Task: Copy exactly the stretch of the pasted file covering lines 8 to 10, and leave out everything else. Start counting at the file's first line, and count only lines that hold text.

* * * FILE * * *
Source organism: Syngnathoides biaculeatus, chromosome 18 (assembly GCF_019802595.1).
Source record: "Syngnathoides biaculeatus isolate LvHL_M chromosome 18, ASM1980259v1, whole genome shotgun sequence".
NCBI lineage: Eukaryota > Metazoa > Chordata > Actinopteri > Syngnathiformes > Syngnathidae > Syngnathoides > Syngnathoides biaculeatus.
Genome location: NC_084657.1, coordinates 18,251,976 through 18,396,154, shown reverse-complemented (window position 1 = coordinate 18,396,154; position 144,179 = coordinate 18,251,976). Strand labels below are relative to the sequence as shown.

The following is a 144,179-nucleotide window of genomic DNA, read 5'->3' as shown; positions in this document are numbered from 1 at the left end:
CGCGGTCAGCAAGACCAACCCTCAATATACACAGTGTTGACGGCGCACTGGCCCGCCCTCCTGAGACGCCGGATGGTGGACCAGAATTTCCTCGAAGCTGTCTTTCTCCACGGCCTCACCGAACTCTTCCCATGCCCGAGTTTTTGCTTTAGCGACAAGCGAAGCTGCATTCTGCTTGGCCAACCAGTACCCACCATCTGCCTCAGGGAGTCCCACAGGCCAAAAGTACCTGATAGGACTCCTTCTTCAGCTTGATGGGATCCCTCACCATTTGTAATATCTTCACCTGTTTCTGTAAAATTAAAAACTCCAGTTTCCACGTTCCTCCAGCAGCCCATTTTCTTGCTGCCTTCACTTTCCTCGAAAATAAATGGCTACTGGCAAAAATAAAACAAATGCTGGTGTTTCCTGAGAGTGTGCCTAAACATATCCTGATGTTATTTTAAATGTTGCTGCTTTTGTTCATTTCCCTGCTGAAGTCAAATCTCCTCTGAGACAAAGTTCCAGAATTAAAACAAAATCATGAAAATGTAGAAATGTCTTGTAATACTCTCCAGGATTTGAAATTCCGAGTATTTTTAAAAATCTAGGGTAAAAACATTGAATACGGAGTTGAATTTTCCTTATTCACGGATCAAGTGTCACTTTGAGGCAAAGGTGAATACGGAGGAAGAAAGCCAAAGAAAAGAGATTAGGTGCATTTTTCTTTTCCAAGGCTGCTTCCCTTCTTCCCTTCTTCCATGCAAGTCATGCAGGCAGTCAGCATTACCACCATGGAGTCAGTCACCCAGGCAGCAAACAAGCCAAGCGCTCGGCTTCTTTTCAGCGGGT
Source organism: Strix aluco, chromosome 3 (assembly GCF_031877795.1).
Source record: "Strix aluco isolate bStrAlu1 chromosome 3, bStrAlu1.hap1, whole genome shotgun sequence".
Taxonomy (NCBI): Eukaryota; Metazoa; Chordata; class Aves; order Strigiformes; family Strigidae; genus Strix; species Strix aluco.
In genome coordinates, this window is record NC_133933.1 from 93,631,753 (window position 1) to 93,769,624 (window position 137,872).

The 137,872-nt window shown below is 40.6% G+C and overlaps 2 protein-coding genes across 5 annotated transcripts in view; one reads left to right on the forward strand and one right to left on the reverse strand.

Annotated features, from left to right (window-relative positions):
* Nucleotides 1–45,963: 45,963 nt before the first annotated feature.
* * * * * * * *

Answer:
Source record: "Strix aluco isolate bStrAlu1 chromosome 3, bStrAlu1.hap1, whole genome shotgun sequence".
Taxonomy (NCBI): Eukaryota; Metazoa; Chordata; class Aves; order Strigiformes; family Strigidae; genus Strix; species Strix aluco.
In genome coordinates, this window is record NC_133933.1 from 93,631,753 (window position 1) to 93,769,624 (window position 137,872).